As a number of state governments continue to pursue commercial tourism options in national parks and World Heritage Areas, a recent poll shows that these moves are out of step with community opinion. A Roy Morgan poll has found 90% of Australians support the protection of Australia’s wilderness areas. Of significance is the fact that support is high across the political spectrum, with 86% of Coalition voters, 92% of Labor voters and 94% of Greens voters agreeing wilderness should be protected.
The proposed ‘helicopter’ tourism development proposed for the remote Lake Malbena on the Central Plateau in lutruwita/ Tasmania is an example of the kind of development that can degrade wilderness values.
The poll was commissioned by wilderness researchers Martin Hawes and Grant Dixon, and defined wilderness areas as ‘large natural areas of land that have not been significantly modified by the impact or activities of modern society’. In this sense they would include places like Mt Feathertop in Victoria which is within the Alpine National Park and is being proposed as the location of a section of a privately run walk from Falls Creek to Mt Hotham. Opposition to that project runs deep in the local and broader outdoor community.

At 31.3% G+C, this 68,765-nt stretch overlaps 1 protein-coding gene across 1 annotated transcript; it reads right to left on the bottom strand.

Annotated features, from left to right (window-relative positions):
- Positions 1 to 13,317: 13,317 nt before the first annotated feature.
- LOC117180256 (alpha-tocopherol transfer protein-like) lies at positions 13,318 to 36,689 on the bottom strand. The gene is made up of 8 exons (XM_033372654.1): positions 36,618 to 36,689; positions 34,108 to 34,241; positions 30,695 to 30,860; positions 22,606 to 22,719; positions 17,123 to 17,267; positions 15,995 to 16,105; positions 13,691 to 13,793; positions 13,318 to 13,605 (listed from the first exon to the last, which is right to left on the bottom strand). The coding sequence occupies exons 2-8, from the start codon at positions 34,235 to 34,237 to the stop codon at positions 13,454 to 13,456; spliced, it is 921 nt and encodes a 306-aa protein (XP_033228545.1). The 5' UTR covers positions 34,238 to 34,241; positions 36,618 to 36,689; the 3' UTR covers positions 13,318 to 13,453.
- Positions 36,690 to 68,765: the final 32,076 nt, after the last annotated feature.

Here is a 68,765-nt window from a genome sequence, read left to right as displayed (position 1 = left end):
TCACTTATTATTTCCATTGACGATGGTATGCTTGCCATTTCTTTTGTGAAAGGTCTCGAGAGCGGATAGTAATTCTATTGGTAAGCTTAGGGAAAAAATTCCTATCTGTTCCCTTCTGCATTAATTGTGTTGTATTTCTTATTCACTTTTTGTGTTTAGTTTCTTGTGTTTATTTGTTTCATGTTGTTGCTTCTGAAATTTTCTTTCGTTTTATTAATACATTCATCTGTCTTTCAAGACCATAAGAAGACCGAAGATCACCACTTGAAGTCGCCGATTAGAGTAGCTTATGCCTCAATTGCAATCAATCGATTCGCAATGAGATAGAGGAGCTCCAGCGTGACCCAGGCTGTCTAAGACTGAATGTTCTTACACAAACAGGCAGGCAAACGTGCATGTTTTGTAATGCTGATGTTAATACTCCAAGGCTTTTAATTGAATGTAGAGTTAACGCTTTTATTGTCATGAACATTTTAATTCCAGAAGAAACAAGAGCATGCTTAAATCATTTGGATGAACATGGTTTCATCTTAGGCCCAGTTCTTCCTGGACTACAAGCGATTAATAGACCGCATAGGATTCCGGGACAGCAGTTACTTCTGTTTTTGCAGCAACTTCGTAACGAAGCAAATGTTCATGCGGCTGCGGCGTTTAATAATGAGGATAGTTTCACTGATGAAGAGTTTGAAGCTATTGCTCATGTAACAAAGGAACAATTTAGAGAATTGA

The following reporting comes from the Tasmanian National Parks Association (available here).
Mr Hawes said the poll results sent a clear message to federal and state governments that Australians want to see wilderness protected. ‘Australia is one of only five countries that contain over 70 per cent of the Earth’s remaining wilderness outside Antarctica’, he said.
‘Wilderness areas are vital to the ecological health of the planet. They play a major role in storing carbon, stabilising climate and protecting biodiversity. Yet wilderness in places like Tasmania’s takayna/Tarkine region remains unprotected and under threat.’
Hawes said the federal and state governments could dramatically improve the protection of Australia’s wilderness by restoring the national wilderness mapping program, updating the National Wilderness Inventory, and ensuring that wilderness values were included among the qualifying criteria for National Heritage listings.
The poll found a majority of Australians oppose tourism developments in wilderness areas. Sixty-three per cent agree luxury lodges and helicopter-based tourism should be kept outside wilderness areas – three times the number who disagree. Ninety-one per cent agree it is important to protect the remoteness of wilderness areas.
Dixon explained that wilderness had experiential as well as Indigenous and ecological values. ‘Wilderness offers opportunities for potentially life-changing journeys in remote and challenging settings’, he said. ‘Many people enjoy wilderness vicariously and appreciate that it exists, even if they never go there.’